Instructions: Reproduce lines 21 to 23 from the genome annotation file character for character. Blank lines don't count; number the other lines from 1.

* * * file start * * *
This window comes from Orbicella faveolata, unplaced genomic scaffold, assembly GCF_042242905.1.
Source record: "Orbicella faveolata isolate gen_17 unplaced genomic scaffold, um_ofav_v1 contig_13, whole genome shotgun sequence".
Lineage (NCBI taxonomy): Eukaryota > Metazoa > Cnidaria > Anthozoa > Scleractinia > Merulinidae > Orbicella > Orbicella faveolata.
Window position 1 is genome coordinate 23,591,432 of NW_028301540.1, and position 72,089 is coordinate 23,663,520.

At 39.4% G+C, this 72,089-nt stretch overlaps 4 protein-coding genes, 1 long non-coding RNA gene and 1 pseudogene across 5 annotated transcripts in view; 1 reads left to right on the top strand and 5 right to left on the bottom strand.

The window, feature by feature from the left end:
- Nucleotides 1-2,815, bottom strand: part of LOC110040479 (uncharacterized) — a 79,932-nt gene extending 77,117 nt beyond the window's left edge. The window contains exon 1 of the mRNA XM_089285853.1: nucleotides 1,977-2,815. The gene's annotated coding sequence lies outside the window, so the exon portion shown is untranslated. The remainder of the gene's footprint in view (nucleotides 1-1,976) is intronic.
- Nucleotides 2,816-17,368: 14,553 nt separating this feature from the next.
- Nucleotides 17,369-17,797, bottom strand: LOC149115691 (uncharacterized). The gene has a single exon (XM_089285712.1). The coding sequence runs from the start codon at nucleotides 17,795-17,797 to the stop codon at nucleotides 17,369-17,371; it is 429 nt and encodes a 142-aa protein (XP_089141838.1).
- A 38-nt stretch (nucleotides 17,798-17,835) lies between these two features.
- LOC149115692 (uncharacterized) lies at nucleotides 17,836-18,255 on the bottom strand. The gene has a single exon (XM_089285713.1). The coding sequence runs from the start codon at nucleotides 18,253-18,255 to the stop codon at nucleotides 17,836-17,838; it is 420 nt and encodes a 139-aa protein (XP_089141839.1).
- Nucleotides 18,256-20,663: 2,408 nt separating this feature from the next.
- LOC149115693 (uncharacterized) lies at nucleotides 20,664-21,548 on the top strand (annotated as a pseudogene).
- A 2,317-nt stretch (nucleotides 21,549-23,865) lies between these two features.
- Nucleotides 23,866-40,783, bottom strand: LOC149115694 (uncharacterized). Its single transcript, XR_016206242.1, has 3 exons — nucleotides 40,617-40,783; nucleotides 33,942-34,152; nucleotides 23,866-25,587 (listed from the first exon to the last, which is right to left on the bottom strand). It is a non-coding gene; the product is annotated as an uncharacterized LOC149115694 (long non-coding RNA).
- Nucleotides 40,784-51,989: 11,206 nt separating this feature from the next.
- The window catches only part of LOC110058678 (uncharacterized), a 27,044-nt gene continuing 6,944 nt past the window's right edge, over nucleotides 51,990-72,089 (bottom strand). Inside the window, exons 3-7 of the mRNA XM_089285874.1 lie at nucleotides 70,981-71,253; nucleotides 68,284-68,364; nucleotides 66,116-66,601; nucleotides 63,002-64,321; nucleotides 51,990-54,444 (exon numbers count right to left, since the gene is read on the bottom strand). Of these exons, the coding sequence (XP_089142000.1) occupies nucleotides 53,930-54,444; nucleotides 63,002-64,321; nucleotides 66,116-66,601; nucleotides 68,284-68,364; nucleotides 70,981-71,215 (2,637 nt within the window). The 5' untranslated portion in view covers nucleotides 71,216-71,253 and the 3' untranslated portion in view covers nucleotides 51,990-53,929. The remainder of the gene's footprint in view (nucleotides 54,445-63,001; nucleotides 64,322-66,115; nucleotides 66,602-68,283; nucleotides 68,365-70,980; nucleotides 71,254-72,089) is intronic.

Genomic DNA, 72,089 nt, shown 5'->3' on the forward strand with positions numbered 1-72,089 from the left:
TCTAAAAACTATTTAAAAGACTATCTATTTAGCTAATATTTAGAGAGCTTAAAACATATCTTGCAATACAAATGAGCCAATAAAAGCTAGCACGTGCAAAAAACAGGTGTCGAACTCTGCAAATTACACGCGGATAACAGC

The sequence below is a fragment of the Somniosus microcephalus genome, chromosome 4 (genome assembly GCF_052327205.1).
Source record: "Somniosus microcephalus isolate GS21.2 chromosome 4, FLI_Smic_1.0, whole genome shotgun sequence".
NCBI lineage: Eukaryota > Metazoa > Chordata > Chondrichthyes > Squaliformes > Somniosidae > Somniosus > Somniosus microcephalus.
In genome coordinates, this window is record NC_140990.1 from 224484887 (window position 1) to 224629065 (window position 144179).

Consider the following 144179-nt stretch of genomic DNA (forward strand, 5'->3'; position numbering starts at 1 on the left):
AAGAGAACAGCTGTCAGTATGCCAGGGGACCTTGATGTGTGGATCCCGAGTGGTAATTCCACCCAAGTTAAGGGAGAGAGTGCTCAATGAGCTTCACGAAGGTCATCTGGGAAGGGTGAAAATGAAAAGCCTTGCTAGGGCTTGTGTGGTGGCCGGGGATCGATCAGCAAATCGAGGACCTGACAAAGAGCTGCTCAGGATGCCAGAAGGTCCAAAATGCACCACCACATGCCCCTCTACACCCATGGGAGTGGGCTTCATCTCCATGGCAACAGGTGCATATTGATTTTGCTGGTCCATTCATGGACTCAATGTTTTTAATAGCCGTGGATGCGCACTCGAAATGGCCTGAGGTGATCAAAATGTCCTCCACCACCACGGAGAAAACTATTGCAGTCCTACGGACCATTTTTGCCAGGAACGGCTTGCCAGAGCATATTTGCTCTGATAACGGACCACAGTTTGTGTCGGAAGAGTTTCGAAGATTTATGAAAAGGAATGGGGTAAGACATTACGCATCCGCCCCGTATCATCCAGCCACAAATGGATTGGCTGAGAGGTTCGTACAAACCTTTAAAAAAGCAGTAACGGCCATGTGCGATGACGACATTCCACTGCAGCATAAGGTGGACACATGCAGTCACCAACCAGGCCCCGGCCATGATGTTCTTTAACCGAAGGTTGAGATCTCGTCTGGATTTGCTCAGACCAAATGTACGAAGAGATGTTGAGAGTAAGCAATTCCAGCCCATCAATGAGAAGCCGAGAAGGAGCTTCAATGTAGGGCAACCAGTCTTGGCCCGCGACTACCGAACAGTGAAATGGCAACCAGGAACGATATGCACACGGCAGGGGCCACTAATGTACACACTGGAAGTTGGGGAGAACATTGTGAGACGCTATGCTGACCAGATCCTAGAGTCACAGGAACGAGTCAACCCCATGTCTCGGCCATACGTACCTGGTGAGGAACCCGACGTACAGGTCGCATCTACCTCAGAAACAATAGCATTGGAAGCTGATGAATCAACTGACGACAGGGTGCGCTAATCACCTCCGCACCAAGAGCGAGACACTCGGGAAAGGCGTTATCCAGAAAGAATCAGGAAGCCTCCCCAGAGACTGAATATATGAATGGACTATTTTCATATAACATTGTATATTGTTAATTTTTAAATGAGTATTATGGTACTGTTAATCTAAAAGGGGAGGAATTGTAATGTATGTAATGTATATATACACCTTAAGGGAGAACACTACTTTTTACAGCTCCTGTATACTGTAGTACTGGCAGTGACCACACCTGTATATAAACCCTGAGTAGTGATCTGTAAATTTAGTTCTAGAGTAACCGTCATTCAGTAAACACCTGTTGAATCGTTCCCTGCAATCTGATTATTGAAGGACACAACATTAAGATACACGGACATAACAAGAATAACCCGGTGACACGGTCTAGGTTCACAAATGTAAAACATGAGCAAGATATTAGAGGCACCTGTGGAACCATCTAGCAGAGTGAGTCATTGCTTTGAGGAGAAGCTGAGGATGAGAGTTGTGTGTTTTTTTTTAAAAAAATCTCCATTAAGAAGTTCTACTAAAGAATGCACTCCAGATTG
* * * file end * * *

Source record: "Somniosus microcephalus isolate GS21.2 chromosome 4, FLI_Smic_1.0, whole genome shotgun sequence".
NCBI lineage: Eukaryota > Metazoa > Chordata > Chondrichthyes > Squaliformes > Somniosidae > Somniosus > Somniosus microcephalus.
In genome coordinates, this window is record NC_140990.1 from 224484887 (window position 1) to 224629065 (window position 144179).